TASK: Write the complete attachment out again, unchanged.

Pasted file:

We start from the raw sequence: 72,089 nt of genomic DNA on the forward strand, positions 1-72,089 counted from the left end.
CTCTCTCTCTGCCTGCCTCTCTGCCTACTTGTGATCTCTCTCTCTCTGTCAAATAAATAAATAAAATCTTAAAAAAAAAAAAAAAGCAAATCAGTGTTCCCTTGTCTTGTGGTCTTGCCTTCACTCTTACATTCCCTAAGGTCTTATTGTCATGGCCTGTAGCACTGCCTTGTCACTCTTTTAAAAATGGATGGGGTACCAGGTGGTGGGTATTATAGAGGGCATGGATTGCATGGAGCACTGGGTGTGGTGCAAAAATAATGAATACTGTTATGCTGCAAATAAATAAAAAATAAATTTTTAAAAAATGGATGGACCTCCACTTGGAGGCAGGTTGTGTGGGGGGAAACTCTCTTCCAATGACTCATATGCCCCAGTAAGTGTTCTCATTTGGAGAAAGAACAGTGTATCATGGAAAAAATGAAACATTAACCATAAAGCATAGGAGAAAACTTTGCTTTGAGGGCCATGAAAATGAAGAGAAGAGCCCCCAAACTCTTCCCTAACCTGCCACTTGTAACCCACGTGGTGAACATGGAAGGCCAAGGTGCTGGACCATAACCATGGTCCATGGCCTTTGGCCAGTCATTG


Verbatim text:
We start from the raw sequence: 72,089 nt of genomic DNA on the forward strand, positions 1-72,089 counted from the left end.
CTCTCTCTCTGCCTGCCTCTCTGCCTACTTGTGATCTCTCTCTCTCTGTCAAATAAATAAATAAAATCTTAAAAAAAAAAAAAAAGCAAATCAGTGTTCCCTTGTCTTGTGGTCTTGCCTTCACTCTTACATTCCCTAAGGTCTTATTGTCATGGCCTGTAGCACTGCCTTGTCACTCTTTTAAAAATGGATGGGGTACCAGGTGGTGGGTATTATAGAGGGCATGGATTGCATGGAGCACTGGGTGTGGTGCAAAAATAATGAATACTGTTATGCTGCAAATAAATAAAAAATAAATTTTTAAAAAATGGATGGACCTCCACTTGGAGGCAGGTTGTGTGGGGGGAAACTCTCTTCCAATGACTCATATGCCCCAGTAAGTGTTCTCATTTGGAGAAAGAACAGTGTATCATGGAAAAAATGAAACATTAACCATAAAGCATAGGAGAAAACTTTGCTTTGAGGGCCATGAAAATGAAGAGAAGAGCCCCCAAACTCTTCCCTAACCTGCCACTTGTAACCCACGTGGTGAACATGGAAGGCCAAGGTGCTGGACCATAACCATGGTCCATGGCCTTTGGCCAGTCATTG